A Collision Course in Europe and the US with Russia?‏ – What is the real Crisis?

Air strike in Kobani An air strike in Kobani, Syria, in October. Photograph: Lefteris Pitarakis/AP

 

 

 

“United we stand; divided we fall.”
Aesop

It would seem  the world is facing a critical number of security issues at similar time, the last which is part of the reason for the 28-nation meeting in Newport (Wales) this week. As part of the military alliance heads of state including US President Barack Obama will express their views on the situation in both Iraq and Syria, with the profound dangers of ISIS at this stage, increasing concerns on e.g cyber threats, issues in the South Chinese Sea what may be called territorial disputes and others. However the meeting is most likely to be dominated on the Ukraine crisis with the question as how far to take matters  in support of Ukraine against Russia challenging the political integrity of this nation, – the last by backing separatist fighter in Ukraine at a scale increasing over the last weeks.

Ukraine’s government in Kiev alleges with NATO support – which Moscow denies – that Russian troops are being actively deployed in the east and south of the country, this with the risk  of direct military conflict between the two nations with the potential of both NATO and the USA being pulled in.


The biggest challenge for NATO and the US is to balance both the pressure  but also providing Russia a gracious exit as one unbalanced step too far may trigger an escalating point of no return. Hence strategic discussions being more import than putting out fires. The crux will be NATO’s Clause nr 5 which says an attack against one NATO member is an attack against all members. Ukraine now is a “partner” but not an official member but it is anticipated that Ukraine will seek full NATO membership, which might be the desire of the Baltic states as well.


The US will needless to say reaffirm it’s commitment to NATO’s Clause 5. The problems as a result of this at the moment is as important as the response on the problems being faced. It’s a critical issue where Russia,  and both NATO &  US face each other “in the eye” on either compromise or an escalating devastating conflict. History learnt us that both past crisis around Berlin and Cuba had somehow a “last minute escape” from irreversible confrontation, and it is within reason to suspect that both US and Russia may come up with a solution reached under pressure amidst the risk of spiralling conflict.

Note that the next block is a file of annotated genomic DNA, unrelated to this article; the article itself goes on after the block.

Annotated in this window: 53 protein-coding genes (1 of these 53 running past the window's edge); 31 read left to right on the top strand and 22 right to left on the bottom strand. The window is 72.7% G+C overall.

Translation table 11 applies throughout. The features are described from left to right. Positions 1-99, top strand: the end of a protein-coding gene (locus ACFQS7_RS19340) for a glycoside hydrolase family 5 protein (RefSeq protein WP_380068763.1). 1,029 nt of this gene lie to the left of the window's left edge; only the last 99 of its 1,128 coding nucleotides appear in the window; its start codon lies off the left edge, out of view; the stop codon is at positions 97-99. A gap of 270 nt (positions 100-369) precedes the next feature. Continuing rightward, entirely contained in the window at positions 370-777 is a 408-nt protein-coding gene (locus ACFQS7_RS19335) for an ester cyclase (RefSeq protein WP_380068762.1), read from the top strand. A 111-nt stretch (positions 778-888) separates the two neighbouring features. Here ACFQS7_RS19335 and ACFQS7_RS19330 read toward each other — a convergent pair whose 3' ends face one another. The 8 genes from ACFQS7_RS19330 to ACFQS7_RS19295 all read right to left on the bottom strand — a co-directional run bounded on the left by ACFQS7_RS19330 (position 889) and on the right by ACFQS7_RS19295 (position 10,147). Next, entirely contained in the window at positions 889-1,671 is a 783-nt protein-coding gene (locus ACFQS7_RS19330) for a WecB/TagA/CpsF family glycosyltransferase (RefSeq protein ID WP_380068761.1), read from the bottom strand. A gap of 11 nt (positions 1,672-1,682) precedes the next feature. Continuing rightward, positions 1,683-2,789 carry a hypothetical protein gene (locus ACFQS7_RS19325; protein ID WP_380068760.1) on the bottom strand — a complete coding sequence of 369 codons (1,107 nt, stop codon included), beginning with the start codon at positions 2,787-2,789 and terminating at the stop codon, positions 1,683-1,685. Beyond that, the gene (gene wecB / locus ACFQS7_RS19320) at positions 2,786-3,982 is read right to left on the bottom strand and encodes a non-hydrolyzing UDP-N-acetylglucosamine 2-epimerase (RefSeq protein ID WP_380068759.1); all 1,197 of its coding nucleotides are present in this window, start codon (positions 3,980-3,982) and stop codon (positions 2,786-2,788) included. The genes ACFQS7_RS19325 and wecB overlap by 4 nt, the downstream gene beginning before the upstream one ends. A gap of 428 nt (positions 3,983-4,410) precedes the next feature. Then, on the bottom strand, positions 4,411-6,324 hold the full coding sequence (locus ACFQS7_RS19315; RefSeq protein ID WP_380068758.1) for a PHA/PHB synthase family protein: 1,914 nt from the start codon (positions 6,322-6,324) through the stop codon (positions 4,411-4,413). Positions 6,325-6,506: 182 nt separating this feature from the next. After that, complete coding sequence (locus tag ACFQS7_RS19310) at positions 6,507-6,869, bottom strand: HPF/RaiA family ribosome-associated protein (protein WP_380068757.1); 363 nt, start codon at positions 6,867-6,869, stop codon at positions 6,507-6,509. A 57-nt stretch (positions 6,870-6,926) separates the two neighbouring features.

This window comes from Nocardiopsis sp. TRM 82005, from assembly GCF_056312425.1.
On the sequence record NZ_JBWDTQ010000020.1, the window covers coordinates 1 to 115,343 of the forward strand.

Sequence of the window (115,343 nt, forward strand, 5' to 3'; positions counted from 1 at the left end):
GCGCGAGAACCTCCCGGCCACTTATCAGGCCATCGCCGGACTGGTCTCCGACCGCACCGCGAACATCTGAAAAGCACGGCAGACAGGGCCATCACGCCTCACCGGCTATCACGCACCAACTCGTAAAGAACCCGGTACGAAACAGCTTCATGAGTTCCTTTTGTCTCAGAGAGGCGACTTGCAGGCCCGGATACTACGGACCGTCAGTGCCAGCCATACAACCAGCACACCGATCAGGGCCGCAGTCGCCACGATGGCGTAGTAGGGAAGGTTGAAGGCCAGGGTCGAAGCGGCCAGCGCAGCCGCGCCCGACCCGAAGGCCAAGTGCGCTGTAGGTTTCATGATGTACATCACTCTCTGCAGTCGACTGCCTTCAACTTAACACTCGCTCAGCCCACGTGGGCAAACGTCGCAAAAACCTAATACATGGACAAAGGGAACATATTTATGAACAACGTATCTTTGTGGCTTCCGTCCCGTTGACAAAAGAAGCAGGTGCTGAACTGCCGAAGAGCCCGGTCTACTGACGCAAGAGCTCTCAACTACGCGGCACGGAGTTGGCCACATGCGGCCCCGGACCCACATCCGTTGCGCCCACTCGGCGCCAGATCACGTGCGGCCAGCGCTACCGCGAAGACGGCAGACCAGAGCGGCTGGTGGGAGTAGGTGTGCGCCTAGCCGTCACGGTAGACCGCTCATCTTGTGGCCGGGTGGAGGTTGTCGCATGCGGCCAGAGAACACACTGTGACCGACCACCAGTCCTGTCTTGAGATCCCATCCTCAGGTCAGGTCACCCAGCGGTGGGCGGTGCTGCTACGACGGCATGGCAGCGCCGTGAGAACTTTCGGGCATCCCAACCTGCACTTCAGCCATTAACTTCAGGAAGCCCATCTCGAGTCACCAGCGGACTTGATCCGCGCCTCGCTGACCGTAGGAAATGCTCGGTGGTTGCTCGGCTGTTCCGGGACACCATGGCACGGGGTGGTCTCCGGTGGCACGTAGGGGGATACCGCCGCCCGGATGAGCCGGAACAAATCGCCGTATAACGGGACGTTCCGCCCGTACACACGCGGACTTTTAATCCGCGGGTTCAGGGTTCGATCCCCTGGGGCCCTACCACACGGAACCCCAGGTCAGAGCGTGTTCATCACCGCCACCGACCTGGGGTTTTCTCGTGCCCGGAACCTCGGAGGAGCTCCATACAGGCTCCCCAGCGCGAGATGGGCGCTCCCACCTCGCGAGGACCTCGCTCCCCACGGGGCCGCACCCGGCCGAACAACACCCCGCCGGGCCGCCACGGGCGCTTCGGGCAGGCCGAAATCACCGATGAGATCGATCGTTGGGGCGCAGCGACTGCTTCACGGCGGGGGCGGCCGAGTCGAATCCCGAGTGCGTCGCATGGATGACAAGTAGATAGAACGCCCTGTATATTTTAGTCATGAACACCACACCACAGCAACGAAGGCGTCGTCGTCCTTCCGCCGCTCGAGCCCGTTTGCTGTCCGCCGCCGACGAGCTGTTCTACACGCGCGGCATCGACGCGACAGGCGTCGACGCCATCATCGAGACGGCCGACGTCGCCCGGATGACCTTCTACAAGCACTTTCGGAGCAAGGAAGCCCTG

One may look at the old Greek as how to face this in a broader context and it was Aesop who once said: “Lay not the blame on me, O sailor, but on the winds. By nature I am as calm and safe as the land itself, but the winds fall upon me with their gusts and gales, and lash me into a fury that is not natural to me.”..

In passing, this is what applies somehow to both parties in the current conflict. The “wind” is an unpredictable force and the “fury” of conflict could be immense. What Aesop says further is interesting as well and reflects some applicable wisdom:  “The north wind and the sun were disputing which was the stronger, and agreed to acknowledge as the victor whichever of them could strip a traveller of his clothing. The wind tried first. But its violent gusts only made the man hold his clothes tightly around him, and when it blew harder still the cold made him so uncomfortable that he put on an extra wrap. Eventually the wind got tired of it and handed him over to the sun. The sun shone first with moderate warmth, which made the man take off his topcoat. Then it blazed fiercely, till, unable to stand the heat, he stripped and went off to a bathe in a nearby river”…..Persuasion is more effective than force! –The question in Europe is how, how to do this as effective as possible without errors in calculation.

It is safe to say that it is sound to use pressure to prevent conflict but utter isolation may provoke war, this to  be considered as one of the learning experiences from both the processes leading up to both the 1st and 2nd world war. Obviously  Germany was both responsible for the start of both war’s but the Dual-Alliance between Germany and Austria-Hungary made the Russians feel threatened, and as a response they joined a Rival-Alliance with France. This put Germany in a position of threatening peace in Europe, which may have provoked the First World War. It should be noted that Rival-Alliances should not be aimed to put Russia in a spot they see no way out despite their errors of judgement. Perhaps they already don’t see a way out, it’s hard to assess.